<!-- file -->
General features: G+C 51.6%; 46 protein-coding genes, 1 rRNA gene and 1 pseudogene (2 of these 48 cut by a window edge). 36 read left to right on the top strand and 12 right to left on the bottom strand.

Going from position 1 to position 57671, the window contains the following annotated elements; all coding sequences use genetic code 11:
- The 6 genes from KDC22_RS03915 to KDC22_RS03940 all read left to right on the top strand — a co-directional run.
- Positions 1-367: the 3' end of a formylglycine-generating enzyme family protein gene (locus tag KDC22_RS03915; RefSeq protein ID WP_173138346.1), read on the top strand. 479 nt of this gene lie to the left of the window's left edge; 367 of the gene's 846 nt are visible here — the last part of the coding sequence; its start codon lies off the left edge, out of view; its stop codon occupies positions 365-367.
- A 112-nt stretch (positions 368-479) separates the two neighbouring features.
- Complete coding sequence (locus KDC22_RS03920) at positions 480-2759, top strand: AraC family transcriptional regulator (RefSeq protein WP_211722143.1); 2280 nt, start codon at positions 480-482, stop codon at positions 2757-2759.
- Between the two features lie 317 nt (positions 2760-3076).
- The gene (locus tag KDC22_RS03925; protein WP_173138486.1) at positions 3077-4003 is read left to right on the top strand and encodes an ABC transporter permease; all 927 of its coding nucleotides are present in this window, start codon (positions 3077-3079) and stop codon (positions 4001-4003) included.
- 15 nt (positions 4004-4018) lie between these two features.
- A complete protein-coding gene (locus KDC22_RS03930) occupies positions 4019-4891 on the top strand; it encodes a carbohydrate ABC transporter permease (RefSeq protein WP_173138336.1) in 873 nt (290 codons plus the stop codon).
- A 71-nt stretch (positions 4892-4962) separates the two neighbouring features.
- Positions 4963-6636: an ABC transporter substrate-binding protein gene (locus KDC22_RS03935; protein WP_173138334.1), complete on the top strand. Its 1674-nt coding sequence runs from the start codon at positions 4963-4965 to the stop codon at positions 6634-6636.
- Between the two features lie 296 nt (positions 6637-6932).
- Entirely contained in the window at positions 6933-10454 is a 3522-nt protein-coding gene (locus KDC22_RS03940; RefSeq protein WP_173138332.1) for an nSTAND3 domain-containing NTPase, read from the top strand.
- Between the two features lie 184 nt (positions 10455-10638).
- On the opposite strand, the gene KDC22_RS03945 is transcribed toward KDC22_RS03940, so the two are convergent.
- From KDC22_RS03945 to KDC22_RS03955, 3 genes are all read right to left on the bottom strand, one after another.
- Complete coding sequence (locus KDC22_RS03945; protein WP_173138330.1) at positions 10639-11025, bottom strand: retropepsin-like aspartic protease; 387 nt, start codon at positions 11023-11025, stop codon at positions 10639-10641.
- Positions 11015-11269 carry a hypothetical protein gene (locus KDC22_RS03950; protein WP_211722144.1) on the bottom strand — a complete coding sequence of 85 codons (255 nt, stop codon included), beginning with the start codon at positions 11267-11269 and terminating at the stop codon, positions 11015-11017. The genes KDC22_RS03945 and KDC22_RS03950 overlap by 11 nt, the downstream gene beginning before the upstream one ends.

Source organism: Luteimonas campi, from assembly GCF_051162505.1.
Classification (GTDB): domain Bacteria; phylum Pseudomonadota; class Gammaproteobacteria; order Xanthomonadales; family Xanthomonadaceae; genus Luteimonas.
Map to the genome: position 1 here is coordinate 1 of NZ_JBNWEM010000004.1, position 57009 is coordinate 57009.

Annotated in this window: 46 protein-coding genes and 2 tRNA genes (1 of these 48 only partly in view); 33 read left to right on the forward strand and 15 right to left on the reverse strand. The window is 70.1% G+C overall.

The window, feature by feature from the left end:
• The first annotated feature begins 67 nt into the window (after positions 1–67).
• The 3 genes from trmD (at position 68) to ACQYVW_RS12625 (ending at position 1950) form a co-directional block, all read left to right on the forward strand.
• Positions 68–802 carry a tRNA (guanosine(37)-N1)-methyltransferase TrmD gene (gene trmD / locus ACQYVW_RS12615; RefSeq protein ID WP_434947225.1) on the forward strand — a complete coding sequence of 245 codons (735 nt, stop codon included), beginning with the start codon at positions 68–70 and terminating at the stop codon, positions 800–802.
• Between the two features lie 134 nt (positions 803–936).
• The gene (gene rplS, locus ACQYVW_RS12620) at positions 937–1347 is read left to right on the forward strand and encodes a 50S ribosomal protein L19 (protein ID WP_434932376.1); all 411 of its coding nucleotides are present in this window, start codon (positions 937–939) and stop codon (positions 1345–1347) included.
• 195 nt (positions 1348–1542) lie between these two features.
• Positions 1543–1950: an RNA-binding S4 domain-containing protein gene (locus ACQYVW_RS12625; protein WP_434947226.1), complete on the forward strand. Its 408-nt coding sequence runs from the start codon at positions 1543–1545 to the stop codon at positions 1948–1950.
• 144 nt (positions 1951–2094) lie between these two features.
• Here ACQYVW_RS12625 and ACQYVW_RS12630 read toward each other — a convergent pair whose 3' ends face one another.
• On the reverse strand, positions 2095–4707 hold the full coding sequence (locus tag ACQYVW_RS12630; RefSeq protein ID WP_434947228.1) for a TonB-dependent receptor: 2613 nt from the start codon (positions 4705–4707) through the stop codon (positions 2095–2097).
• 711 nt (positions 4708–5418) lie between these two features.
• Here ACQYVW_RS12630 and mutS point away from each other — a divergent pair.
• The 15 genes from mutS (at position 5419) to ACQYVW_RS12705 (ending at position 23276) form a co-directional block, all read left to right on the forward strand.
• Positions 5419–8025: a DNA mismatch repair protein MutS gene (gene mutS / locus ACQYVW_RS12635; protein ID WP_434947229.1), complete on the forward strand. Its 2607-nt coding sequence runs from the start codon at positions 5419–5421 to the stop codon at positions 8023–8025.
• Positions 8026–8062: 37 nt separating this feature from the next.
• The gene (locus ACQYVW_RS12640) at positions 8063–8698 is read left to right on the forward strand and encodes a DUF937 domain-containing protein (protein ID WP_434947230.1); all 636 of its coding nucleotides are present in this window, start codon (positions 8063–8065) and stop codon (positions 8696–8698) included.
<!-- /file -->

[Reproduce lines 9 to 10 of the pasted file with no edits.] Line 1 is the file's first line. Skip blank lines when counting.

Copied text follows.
- 15 nt (positions 4004-4018) lie between these two features.
- A complete protein-coding gene (locus KDC22_RS03930) occupies positions 4019-4891 on the top strand; it encodes a carbohydrate ABC transporter permease (RefSeq protein WP_173138336.1) in 873 nt (290 codons plus the stop codon).